REVIEW: The Unsinkable Walker Bean

The Unsinkable Walker Bean 


Written and illustrated by Aaron Renier

Colors by Alec Longstreth 

$13.99 / 192 Pages / Full Color 


First Second Press 



The Unsinkable Walker Bean might be the first all-ages graphic novel to tackle the very real problem of giant lobster witches. While they're certainly alluded to, at least vaguely, in other all-ages comics like Owly and From Hell, the issue really comes to a slow simmer in this sweeping introductory volume of a new series by writer/artist Aaron Renier. But giant lobster witches are not the only taboo subject on the menu. Renier also addresses meddlesome talking skulls, rogue aye-ayes, the oft discussed but rarely resolved question of scurvy in career pirates and, of course, the steampunk. All together it's one of the most dense and imaginative comics for children I've read in recent years, and I'm just slightly perturbed Renier didn't think to publish it twenty years ago when I was still naive to the fact that the neighborhood cats were using my sandbox as a public lavatory. 

This is the story of a boy named Walker Bean, who for much of the story is honestly quite sinkable. He's a bit of a puss, really, and does spend much of his time weeping thumb-sized tears and cartwheeling into Daffy Duck level tantrums. But then his beloved grandfather, a maritime adventurer turned storyteller, is so sick he's literally turned seafoam green. A curse has been levied, and it's up to Walker to right some cosmic wrongs. This involves a stolen skull which speaks in violent red tones only Walker seems to hear. It also involves a pair of witches who may once have been lovely topless mermaids. These days they're hideous behemoths, cast down to the lightless depths, blind with rage and ready to tussle with any vessel so unlucky as to sail over their gnarly carapaces. It's a lot for one boy, even with some newfound pirate friends and a faithful hound named Perogi by his side.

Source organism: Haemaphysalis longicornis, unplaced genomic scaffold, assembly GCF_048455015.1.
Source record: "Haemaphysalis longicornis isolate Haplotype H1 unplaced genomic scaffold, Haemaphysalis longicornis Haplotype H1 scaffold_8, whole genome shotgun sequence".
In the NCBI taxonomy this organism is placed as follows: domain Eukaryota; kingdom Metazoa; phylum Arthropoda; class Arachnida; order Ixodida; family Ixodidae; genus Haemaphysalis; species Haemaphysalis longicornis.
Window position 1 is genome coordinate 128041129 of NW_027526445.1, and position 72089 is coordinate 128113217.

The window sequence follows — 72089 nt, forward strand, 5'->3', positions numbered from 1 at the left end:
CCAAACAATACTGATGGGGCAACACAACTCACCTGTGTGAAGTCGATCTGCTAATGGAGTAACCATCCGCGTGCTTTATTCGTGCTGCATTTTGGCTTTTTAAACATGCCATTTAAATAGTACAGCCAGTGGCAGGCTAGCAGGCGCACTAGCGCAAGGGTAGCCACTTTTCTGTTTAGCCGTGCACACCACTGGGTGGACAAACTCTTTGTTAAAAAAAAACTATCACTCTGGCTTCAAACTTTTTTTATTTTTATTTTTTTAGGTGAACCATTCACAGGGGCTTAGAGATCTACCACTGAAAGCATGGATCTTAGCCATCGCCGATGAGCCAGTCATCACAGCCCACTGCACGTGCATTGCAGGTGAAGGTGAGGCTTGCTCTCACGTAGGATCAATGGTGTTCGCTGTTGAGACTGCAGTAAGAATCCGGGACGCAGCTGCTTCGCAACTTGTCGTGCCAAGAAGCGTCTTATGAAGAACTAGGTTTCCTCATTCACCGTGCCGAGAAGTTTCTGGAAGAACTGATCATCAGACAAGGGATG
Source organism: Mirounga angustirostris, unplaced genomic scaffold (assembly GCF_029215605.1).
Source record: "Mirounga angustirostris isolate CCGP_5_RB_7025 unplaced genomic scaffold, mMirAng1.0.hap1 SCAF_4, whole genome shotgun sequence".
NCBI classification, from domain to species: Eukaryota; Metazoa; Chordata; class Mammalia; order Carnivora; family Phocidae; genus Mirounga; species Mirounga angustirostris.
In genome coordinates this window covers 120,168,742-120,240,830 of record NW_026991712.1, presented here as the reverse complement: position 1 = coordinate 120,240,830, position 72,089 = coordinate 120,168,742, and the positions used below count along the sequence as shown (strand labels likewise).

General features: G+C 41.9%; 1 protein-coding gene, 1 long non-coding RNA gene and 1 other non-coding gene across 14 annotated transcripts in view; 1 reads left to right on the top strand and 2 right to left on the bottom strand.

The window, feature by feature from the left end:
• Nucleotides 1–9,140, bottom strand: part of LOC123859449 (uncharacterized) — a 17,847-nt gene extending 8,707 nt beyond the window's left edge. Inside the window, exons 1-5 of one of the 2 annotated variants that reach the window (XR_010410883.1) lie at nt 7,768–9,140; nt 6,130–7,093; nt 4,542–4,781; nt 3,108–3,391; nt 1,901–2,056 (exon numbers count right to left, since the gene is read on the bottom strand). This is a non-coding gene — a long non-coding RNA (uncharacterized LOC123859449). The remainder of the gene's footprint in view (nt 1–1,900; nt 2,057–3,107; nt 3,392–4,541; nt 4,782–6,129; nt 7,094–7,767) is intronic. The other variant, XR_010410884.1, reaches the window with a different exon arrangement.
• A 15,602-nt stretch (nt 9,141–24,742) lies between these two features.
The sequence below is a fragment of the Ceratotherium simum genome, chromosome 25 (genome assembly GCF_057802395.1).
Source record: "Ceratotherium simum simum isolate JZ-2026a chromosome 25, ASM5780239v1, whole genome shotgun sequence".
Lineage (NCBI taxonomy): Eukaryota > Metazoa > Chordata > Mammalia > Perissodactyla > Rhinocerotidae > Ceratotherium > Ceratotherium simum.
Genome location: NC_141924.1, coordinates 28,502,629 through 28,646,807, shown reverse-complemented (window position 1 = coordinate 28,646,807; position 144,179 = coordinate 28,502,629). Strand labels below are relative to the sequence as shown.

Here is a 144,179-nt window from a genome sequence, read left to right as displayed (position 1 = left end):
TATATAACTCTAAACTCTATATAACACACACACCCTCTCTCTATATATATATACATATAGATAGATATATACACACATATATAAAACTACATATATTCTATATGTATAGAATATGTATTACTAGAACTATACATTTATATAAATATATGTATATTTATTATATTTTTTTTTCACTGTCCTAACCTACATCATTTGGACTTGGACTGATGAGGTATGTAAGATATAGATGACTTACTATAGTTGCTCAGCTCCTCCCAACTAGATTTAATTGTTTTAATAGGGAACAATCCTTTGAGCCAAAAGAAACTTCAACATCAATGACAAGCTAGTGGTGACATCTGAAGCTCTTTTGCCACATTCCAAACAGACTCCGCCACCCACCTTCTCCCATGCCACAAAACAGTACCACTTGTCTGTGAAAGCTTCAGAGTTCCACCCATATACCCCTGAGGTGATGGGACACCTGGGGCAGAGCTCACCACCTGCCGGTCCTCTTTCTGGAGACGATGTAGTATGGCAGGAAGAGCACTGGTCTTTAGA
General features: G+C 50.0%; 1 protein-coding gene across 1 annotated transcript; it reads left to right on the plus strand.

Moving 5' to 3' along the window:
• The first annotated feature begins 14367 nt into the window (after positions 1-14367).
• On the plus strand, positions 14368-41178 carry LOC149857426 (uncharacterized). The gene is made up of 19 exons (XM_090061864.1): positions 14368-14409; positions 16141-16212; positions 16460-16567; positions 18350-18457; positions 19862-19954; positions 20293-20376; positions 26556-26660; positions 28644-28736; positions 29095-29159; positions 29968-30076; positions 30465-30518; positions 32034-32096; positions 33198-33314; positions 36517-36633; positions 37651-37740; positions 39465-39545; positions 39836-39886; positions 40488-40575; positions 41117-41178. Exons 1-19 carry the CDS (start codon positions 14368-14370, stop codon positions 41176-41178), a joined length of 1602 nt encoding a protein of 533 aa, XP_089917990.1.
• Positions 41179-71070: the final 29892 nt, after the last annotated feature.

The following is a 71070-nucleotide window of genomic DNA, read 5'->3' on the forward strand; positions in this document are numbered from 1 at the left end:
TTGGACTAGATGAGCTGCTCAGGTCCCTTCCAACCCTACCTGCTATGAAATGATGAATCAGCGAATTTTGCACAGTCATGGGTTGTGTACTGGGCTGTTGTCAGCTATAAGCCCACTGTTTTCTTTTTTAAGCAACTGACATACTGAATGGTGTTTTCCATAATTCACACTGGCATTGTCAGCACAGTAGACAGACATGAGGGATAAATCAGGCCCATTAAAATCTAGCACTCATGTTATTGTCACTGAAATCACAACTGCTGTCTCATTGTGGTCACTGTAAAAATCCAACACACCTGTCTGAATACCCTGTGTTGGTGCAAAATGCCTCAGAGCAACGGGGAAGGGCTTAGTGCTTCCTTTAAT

It's also a lot for one volume, but Renier seems to embrace overabundance. It took me several sittings to complete a single reading of the book, but in the end I gleaned the satisfaction of having read a novel or several comic volumes instead of just the one. It's a rich book, and I think it's meant to be read before a number of bedtimes. If you have a kid, you should invest in a very large chair and sit with this book wide open on a lap. While Renier's busy pages seem a bit crude or unrefined, they're brimming with energy and detail. There are many pages with eight or nine panels that reminded me of a Tintin adventure. But there are also more than a few that harkened to Where's Waldo spreads with bustling marketplaces or impossibly crowded observatories. The ideas are huge, ranging from the surreal and terrifying sea monsters to the whimsical pirate ship with it's above deck garden of lemon tree and swaying hammock. It might be a little scary for younger kids, but there's a sense of wonder and bravado that ought to entertain just about anybody. 

If I leave you with any kind of impression about this book, I hope it's that it's BIG. The start of a bright and imaginative quest rife with myth and magic as wide as an ocean or the star-strewn sky. 




Story: 4    Art: 4     Overall: 4


The Unsinkable Walker Bean is available now. Pull it!


  1. SOLD

  2. I’M IN

  3. Looks good. My library has it on order, so I was able to add myself to the list. I’m looking forward to reading it. Thanks for the review!

    Is it just me or does this art style remind anyone else of Craig Thompson’s work? That’s not a complaint as I enjoy Thompson, but was just curious.

  4. @Paul I really do appreciate how much effort you put into exposing us to things that Ron, Josh, and Conor don’t have time to cover.  I’ve had a lot of fun reading many of your recommendations.

  5. Picked this up a week or so ago. Fantastic…If you like Reiner’s stuff, check out Spiral Bound…

  6. It’s really exciting to me that we live in a time when, slowly but surely, a slew of fantastic all-ages OGN’s are being released. 

    It seriously makes me want to get to the point in my life when I can look forward to and then share works like "The Unsinkable Walker Bean" with my children as bedtime stories 🙂

    Thanks for another great article, Paul! 

  7. Just finished this book and I really loved it. It’s a great action adventure tale with a lot of fantasy elements. I was a bit disappointed on the ending, as I felt there were a number of loose ends, but there is a little teaser at the end saying that there will be a book 2 at some point. The main plot is resolved well though.

    From a story-telling standpoint, I really enjoyed Renier’s work. When there were big moments, a full page splash was used. This happened a few times and the moments he picked for these were spot-on. It really conveyed the sense of size and scope at those times. Really enjoyable.